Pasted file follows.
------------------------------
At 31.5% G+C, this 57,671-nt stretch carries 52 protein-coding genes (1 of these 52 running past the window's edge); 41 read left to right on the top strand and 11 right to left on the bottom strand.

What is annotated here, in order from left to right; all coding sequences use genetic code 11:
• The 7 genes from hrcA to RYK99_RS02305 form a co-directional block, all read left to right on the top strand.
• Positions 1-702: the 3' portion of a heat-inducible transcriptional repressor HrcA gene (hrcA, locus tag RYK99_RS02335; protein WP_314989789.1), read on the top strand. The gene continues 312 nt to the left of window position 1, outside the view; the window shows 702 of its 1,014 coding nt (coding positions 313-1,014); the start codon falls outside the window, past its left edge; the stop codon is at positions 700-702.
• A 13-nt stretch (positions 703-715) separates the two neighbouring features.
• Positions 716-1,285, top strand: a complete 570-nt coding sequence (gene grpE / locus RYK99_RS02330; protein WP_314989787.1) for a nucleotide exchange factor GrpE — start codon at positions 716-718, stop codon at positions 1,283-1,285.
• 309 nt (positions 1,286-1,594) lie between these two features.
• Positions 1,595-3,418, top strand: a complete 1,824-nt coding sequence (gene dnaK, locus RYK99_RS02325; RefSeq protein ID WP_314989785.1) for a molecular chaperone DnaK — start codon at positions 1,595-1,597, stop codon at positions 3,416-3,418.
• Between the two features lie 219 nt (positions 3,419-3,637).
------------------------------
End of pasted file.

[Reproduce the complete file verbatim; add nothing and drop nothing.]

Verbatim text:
At 31.5% G+C, this 57,671-nt stretch carries 52 protein-coding genes (1 of these 52 running past the window's edge); 41 read left to right on the top strand and 11 right to left on the bottom strand.

What is annotated here, in order from left to right; all coding sequences use genetic code 11:
• The 7 genes from hrcA to RYK99_RS02305 form a co-directional block, all read left to right on the top strand.
• Positions 1-702: the 3' portion of a heat-inducible transcriptional repressor HrcA gene (hrcA, locus tag RYK99_RS02335; protein WP_314989789.1), read on the top strand. The gene continues 312 nt to the left of window position 1, outside the view; the window shows 702 of its 1,014 coding nt (coding positions 313-1,014); the start codon falls outside the window, past its left edge; the stop codon is at positions 700-702.
• A 13-nt stretch (positions 703-715) separates the two neighbouring features.
• Positions 716-1,285, top strand: a complete 570-nt coding sequence (gene grpE / locus RYK99_RS02330; protein WP_314989787.1) for a nucleotide exchange factor GrpE — start codon at positions 716-718, stop codon at positions 1,283-1,285.
• 309 nt (positions 1,286-1,594) lie between these two features.
• Positions 1,595-3,418, top strand: a complete 1,824-nt coding sequence (gene dnaK, locus RYK99_RS02325; RefSeq protein ID WP_314989785.1) for a molecular chaperone DnaK — start codon at positions 1,595-1,597, stop codon at positions 3,416-3,418.
• Between the two features lie 219 nt (positions 3,419-3,637).